I recently read The Invisible Hook: The Hidden Economics of Pirates by Dr Peter Leeson, about the economics and self-governance of pirates. It’s a fascinating book, and relevant to seasteading, so I asked Dr Leeson if he’d give an interview. He kindly agreed.
The Seasteading Institute: Centuries after the days of Blackbeard and Calico Jack, pirates still have a reputation as sadistic maniacs. In the Invisible Hook, you write that the best way to understand their behavior is through the same methods of economics we use to understand the way people behave in markets. What is the parallel between Adam Smith’s invisible hand and the invisible hook that guided pirate behavior?
Peter Leeson: According to Smith’s “invisible hand,” by pursuing their self-interests, individuals are led to promote the interests of society’s other members. The “invisible hook” is the piratical analog of Smith’s invisible hand: by pursuing their criminal self-interests, pirates were led to promote the interest of their criminal society’s other members.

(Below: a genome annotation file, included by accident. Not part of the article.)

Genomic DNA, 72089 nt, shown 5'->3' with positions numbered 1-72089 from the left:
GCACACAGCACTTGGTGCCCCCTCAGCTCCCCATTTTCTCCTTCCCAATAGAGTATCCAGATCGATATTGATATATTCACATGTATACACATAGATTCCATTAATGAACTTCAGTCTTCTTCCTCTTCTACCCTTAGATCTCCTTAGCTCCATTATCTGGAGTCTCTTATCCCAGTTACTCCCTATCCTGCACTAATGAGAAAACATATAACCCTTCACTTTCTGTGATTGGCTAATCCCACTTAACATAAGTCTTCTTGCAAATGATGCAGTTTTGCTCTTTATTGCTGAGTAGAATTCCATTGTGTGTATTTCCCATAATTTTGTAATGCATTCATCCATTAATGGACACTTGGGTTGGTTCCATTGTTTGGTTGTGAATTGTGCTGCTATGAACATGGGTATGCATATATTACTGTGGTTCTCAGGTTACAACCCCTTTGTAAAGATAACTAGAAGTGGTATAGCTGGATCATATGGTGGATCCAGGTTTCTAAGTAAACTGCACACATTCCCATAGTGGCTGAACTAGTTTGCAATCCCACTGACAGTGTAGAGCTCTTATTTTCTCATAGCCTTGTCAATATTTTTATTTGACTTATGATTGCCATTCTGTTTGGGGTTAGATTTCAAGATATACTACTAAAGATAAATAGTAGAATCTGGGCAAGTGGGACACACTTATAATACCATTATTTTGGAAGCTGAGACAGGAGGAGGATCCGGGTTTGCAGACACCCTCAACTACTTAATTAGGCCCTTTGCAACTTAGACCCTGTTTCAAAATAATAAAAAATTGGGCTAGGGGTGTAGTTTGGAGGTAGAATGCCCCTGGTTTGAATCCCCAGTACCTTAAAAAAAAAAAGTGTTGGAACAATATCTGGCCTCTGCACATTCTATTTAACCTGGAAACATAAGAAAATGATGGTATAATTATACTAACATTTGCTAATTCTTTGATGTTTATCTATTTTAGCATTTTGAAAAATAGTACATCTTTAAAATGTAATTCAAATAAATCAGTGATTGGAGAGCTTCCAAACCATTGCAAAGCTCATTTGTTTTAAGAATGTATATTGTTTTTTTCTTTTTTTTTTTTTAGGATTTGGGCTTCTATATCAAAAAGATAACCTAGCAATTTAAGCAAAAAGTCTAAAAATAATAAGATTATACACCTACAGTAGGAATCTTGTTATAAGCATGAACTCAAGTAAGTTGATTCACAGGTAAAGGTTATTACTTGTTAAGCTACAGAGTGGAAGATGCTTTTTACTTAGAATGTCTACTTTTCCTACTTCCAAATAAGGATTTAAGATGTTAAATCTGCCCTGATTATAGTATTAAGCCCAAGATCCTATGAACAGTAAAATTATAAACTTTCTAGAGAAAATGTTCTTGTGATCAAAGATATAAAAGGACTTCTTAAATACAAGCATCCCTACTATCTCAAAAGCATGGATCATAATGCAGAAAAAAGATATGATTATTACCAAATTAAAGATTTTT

Of course, there is a very important difference between the invisible hand and the invisible hook. Under the institution of private property rights, the former facilitates global wealth creation. In contrast, the invisible hook, which enhanced the cooperation of individuals who earned a living by preying on the wealth-creating activities of law-abiding citizens, did the reverse.
The Seasteading Institute: In the absence of government, pirates innovated with governance systems in ways we consider far ahead of their time. What were these innovations, and what caused pirates to adopt them?